Johnson Livestock » family operated farm

We finally gave up on the slaughter cow market and decided to cut our losses.  Today we sent two tri loads of old cows to Calgary and tomorrow we are sending 60 of the younger cows to Virden. It seems like there is more competition there for the young cows that can be mouthed to go to the US.  Last year at this time we were selling cull cows in the high 50 cents a pound.  This year we will be in the low 40 cents.  We have been through these cows several times since we purchased them last Nov-Dec and have pulled all the good useable angus cows off to keep and breed for another year.  The calves range in age from 6 weeks to 5 months so getting them weaned and eating is going to be a struggle for some of them.  Its just too bad they were not angus sired as some of them are not worth much even if we do get them going.

In a way it was a bit of a sad day as 436Y also got on the truck.  She was our oldest cow here and at 20 years of age lost her calf at birth.  She was on display at last years bull sale and had a few years left in her, but to let her run open a year at that age didn’t seem to make sense.  Our next oldest cow is 17 this year and then there are quite a few 15 year olds.  It is amazing to see these old cows bring in big bull calves year after year.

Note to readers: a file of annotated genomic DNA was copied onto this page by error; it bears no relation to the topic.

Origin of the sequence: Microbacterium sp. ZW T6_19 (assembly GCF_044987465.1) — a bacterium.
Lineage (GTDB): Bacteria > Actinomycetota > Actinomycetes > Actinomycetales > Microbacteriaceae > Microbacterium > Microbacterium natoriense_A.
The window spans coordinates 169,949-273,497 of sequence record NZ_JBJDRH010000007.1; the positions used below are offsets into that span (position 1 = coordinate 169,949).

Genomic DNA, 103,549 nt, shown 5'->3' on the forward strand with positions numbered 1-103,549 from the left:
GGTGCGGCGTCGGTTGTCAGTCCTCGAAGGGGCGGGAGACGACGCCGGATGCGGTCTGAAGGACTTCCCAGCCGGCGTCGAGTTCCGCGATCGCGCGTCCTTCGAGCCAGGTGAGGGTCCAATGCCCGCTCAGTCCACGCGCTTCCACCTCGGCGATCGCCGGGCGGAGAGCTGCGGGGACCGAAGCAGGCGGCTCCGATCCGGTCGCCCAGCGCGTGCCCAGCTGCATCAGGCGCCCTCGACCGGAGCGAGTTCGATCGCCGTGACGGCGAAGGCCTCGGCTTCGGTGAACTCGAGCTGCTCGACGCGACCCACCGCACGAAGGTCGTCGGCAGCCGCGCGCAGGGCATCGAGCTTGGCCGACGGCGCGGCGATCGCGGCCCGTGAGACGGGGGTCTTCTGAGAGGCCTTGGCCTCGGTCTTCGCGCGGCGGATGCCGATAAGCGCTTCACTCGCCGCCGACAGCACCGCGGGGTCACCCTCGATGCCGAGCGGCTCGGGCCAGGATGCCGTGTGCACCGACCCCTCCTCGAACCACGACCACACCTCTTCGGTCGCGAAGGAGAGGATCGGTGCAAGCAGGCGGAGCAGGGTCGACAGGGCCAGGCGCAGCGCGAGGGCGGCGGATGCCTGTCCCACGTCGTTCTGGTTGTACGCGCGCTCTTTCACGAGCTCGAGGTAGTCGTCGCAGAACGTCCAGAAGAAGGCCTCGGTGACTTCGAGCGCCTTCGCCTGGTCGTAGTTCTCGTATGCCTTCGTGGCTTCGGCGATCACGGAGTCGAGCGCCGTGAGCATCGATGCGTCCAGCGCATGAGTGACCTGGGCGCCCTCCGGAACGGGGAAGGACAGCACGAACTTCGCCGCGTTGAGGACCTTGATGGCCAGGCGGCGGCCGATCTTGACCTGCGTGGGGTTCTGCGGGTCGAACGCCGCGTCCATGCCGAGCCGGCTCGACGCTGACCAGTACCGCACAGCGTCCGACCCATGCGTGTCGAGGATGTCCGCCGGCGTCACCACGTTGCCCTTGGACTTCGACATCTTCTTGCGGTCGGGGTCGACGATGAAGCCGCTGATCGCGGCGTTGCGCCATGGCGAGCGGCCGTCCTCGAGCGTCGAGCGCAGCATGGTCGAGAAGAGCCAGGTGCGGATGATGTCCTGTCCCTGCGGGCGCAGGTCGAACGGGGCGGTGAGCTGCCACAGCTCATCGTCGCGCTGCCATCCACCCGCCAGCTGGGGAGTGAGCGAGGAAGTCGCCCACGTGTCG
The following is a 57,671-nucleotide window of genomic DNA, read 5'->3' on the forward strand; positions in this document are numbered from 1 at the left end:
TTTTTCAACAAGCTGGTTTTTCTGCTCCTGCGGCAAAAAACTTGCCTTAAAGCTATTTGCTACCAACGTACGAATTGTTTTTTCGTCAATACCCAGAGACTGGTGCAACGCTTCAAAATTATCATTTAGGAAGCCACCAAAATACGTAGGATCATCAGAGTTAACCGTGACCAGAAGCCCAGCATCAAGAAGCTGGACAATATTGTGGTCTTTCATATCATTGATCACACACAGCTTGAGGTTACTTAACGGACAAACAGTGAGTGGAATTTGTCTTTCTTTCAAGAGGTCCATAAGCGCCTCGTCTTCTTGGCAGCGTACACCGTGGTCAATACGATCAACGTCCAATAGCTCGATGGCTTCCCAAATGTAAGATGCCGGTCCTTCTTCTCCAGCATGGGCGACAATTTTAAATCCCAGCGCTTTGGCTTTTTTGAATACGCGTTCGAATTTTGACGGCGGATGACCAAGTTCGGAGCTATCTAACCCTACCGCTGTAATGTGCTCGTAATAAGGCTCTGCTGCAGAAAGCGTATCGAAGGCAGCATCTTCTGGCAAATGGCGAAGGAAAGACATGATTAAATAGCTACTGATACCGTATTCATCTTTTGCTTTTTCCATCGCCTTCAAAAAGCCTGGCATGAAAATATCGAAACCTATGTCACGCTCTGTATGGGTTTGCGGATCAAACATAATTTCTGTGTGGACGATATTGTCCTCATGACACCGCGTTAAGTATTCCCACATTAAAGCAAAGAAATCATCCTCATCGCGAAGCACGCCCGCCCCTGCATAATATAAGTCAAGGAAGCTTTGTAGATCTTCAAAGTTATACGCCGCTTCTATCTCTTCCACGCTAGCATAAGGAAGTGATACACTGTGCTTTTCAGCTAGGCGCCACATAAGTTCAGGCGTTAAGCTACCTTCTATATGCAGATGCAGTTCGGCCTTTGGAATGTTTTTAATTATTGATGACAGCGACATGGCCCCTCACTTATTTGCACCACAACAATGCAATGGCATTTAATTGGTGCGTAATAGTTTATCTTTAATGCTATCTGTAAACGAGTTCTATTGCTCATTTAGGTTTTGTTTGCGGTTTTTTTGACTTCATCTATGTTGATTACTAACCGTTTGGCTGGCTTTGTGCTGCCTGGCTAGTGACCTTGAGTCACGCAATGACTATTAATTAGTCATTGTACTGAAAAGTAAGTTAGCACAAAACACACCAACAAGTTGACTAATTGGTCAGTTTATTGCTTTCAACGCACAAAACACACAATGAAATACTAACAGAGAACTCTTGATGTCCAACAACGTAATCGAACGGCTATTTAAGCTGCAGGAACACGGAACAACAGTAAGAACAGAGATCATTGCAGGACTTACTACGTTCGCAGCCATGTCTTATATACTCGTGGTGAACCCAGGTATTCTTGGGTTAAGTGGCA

Untitled from Laurie Johnson on Vimeo.

Dads always said that you can buy cattle and machinery any day, but land may only be available once. So when our neighbour let us know he wanted to sell a half section within 2 miles of our home quarter, we decided to buy. The hay hasn’t been cut on it yet so we will hopefully begin cutting when it stops raining. Although I hope it rains an inch before it stops. It looks like we be able to second cut about 350 acres but that will be all, as we have had well below normal rain and temperature.

Anyone that owns cattle has had the dreaded phone call from the neighbour that the cows were out. In this case the cows were still on our own crop land so no upset neighbours, but I still don’t like it. Since we started using electric fence 10 years ago the number of times we have had cows out has been minimal, often the power has been shorted out for weeks before the cows discover the problem. There is nothing more satisfying than find the problem, fixing it, and then watching the cows discover the fence is now hot.

Untitled from Laurie Johnson on Vimeo.